Australia — FIRE is a hot topic in the country. A very hot topic. Long before Black Saturday brought its tragic consequences to Melbournes doorstep in 2009, rural Victorians have had to live with the constant fear of fires destructive powers.
Black Friday, Ash Wednesday, all terms that roll off the tongue. Yet for those who have lived through the terror of those events, they are more than just words.
They were defining moments of their communities, when loved ones were lost, survivors lives changed forever and dreams were destroyed. You cant overestimate the impact of fire on the rural psyche. So you can understand the interest, even fascination, with the way governments handle fire. Government plays two central roles in fire suppression when it breaks out and trying to prevent it starting in the first place.
The latter is the most contentious, because it is when philosophy and management really come into play.
What is the best tactic to prevent a fire? It is, naturally, another fire. Fighting fire with fire is not just a well-worn cliche, it is actually true.
Planned burning as a prevention strategy has become a major political issue since Black Saturday.
The Black Saturday royal commission recommended the Victorian Government burn about 390,000 hectares of Crown land a year.
The then state Opposition now the Government vowed to implement all the commissions recommendations.
It is the planned burns target, alongside the issue of buying back fire-prone properties, that is proving the trickiest.
Even with the slippery tactic of including areas burnt in summer bushfires in its planned burns figure, the Government still comes up short.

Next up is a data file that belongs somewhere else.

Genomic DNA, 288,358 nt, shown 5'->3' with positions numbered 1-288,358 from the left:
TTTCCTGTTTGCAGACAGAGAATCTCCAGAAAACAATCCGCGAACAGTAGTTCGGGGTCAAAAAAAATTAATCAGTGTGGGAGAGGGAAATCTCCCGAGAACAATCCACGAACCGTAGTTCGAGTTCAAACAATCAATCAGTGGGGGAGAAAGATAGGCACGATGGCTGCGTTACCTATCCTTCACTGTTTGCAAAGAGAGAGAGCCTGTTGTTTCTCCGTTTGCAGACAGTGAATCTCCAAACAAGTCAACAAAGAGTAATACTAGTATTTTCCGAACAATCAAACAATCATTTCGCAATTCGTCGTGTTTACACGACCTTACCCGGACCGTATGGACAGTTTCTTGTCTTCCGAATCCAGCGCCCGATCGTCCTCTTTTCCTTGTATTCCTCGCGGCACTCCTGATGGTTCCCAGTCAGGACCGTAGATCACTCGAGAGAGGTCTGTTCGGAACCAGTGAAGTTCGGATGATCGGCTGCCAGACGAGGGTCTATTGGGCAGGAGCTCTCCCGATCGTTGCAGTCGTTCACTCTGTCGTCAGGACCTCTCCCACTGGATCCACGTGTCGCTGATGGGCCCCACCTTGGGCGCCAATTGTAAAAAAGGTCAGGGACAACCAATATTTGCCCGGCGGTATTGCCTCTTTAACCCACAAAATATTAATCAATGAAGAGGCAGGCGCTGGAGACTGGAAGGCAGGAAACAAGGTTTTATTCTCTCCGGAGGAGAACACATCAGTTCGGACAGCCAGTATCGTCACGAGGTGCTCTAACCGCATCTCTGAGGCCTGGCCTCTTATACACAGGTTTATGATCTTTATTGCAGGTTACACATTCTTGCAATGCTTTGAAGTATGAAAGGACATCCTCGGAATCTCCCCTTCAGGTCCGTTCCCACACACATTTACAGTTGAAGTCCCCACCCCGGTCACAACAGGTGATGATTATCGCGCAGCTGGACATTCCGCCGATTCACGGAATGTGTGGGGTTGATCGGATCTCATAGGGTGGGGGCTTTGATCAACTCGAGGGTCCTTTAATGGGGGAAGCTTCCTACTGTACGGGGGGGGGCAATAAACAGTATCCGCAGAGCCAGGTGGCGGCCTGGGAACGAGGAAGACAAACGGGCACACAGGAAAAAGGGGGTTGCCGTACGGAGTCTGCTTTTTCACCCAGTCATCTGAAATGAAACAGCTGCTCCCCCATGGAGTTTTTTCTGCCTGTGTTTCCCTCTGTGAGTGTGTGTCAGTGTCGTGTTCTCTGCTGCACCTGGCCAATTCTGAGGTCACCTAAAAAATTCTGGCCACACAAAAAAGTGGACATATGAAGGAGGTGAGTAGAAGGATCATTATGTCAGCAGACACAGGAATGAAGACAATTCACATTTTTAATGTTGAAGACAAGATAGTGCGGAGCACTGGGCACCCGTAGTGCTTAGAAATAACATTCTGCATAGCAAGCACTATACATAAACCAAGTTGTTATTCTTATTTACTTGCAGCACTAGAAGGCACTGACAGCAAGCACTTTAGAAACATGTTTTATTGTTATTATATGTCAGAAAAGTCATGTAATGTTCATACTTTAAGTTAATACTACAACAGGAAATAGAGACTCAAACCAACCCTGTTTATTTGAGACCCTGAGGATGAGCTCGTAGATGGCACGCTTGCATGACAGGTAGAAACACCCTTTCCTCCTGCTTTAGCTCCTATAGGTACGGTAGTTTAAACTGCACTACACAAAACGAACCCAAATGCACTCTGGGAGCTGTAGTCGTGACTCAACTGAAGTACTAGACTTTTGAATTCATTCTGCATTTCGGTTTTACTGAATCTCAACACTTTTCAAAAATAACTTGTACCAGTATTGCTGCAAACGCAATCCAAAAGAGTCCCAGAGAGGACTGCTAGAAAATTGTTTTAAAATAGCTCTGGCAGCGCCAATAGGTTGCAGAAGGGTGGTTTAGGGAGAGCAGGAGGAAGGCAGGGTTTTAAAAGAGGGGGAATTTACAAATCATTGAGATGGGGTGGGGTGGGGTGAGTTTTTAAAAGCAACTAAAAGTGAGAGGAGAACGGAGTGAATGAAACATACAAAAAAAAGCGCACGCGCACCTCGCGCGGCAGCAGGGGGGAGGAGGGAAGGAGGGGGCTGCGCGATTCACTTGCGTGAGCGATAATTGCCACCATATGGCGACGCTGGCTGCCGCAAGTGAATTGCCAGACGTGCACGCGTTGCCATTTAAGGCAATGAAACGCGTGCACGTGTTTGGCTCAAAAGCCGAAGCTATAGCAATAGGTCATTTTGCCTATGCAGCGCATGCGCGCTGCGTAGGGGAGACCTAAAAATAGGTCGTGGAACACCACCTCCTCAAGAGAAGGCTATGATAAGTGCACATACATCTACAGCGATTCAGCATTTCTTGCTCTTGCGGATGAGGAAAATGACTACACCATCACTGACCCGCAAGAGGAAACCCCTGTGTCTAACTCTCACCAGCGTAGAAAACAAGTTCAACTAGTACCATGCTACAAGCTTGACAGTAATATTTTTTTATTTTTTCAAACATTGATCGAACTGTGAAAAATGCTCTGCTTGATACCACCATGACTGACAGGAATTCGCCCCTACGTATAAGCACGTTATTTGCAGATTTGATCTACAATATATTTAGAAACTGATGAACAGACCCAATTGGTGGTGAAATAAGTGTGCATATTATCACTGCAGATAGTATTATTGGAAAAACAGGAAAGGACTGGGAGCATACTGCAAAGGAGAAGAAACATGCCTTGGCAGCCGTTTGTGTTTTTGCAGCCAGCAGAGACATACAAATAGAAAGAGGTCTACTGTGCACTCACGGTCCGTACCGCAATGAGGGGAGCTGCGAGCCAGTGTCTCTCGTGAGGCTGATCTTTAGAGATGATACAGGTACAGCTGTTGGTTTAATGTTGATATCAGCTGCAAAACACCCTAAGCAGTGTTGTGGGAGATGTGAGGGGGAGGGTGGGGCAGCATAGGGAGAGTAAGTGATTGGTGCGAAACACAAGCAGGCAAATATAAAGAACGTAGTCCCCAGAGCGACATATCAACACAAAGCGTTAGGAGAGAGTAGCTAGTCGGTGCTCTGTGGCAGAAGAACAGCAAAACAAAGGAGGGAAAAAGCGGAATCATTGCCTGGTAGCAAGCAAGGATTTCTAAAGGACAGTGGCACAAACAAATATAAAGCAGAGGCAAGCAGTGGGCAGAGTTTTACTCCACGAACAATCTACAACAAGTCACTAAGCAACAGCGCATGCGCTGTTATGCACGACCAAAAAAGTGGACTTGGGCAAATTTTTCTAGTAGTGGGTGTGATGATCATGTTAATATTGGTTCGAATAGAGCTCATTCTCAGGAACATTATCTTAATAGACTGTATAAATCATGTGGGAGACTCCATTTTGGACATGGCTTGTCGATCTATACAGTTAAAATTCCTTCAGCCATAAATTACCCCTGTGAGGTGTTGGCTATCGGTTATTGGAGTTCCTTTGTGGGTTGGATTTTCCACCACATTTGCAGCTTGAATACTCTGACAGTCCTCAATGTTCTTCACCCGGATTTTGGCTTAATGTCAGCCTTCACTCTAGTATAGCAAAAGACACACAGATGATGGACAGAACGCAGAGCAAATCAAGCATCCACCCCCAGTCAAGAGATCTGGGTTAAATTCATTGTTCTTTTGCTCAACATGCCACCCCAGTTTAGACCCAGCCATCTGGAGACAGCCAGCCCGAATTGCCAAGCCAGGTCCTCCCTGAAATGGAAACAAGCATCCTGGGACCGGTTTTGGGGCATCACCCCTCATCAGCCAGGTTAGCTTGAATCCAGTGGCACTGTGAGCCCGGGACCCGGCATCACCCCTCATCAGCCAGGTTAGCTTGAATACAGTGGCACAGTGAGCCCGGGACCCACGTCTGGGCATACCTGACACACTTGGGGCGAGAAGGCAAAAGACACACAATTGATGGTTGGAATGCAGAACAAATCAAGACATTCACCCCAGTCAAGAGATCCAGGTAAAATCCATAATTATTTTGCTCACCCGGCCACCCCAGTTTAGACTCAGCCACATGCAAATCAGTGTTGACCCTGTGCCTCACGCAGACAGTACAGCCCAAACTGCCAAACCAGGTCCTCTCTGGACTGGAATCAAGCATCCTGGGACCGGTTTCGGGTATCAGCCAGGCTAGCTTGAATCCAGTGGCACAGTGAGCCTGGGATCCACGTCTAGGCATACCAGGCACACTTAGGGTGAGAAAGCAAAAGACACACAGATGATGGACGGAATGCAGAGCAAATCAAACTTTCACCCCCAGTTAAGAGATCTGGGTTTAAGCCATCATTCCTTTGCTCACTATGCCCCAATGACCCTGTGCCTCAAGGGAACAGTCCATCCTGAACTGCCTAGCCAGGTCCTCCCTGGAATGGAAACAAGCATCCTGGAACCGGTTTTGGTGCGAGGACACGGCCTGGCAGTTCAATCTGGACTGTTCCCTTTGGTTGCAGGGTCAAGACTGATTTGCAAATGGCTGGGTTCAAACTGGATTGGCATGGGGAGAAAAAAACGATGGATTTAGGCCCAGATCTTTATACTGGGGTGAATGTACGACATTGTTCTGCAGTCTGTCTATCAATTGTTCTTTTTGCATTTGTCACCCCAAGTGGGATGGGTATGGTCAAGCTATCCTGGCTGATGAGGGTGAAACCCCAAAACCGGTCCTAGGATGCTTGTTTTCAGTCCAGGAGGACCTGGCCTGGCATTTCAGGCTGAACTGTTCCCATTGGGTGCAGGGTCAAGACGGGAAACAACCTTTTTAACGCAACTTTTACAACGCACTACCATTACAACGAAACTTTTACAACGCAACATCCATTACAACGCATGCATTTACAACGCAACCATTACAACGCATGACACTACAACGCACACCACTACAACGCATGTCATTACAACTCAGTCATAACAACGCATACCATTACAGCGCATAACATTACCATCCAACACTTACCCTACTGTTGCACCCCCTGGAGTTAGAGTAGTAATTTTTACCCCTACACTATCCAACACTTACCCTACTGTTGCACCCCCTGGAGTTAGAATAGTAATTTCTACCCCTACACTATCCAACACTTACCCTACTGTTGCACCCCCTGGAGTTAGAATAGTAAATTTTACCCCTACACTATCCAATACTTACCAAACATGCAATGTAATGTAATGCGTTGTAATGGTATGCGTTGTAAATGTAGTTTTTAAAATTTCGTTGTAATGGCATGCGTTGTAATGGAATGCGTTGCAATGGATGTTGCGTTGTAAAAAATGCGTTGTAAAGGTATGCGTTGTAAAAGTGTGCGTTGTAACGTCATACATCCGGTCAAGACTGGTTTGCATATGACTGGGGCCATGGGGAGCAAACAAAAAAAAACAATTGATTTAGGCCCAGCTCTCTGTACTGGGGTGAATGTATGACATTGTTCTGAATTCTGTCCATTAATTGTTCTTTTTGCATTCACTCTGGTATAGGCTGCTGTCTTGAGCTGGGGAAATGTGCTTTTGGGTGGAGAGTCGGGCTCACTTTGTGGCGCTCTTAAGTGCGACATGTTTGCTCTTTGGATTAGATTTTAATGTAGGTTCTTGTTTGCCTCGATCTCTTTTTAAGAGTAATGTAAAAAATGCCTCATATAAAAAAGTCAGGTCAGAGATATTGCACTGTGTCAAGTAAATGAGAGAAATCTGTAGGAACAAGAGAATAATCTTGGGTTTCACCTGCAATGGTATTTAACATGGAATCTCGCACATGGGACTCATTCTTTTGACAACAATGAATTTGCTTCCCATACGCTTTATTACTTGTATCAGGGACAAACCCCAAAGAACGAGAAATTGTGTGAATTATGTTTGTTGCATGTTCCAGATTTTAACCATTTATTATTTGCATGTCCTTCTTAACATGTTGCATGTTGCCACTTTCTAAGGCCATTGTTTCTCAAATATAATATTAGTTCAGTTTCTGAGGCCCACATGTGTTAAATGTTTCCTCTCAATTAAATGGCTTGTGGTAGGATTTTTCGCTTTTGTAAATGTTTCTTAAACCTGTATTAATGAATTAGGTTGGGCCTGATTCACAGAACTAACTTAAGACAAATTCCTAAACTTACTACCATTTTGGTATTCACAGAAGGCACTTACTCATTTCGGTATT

The Department of Environment and Primary Industries has admitted the best it will do this financial year is 260,000 hectares.
And look about our soggy state. The window for any more burning this side of winter is just about closed.
The main problem for the Government is that it simply does not have the manpower and resources to complete the task it promised to do.
Planned burns are very labour intensive, with crews required to light the fires then keep an eye on them to make sure they dont get out of hand. But that is a problem when DEPI staff are prevented from working more than eight hours in a shift.
Then there is the equipment, the dozers for fire breaks and trucks to patrol the fire lines.
It takes time and it takes money.
So there is no surprise that a document has appeared advocating outsourcing planned burns to private operators.
On the face of it, it is an idea worth considering. Much of the heavy work in fighting a bushfire on Crown land is already done by private contractors and their machinery.
And many of the people on the ground are employed solely for summer firefighting roles, so, strictly, are not DEPI employees.
The authors of the report, two senior DEPI officers, highlight that full-time DEPI officers simply dont have the time to supervise crews at planned burns.
So better to leave it to someone who knows what they are doing and wants to do it.
Planned burns and firefighting dont fit into the public service model. Ive worked as a firefighter on department fire crews and no fire I have been at has knocked off at 4.37pm.
The people who compiled this report have done so out of practical acceptance that the current model doesnt work.
If the Government is fair dinkum about achieving its burning target, it needs to at least look at their suggestion. Any idea that could prevent a repeat of Black Saturday deserves attention.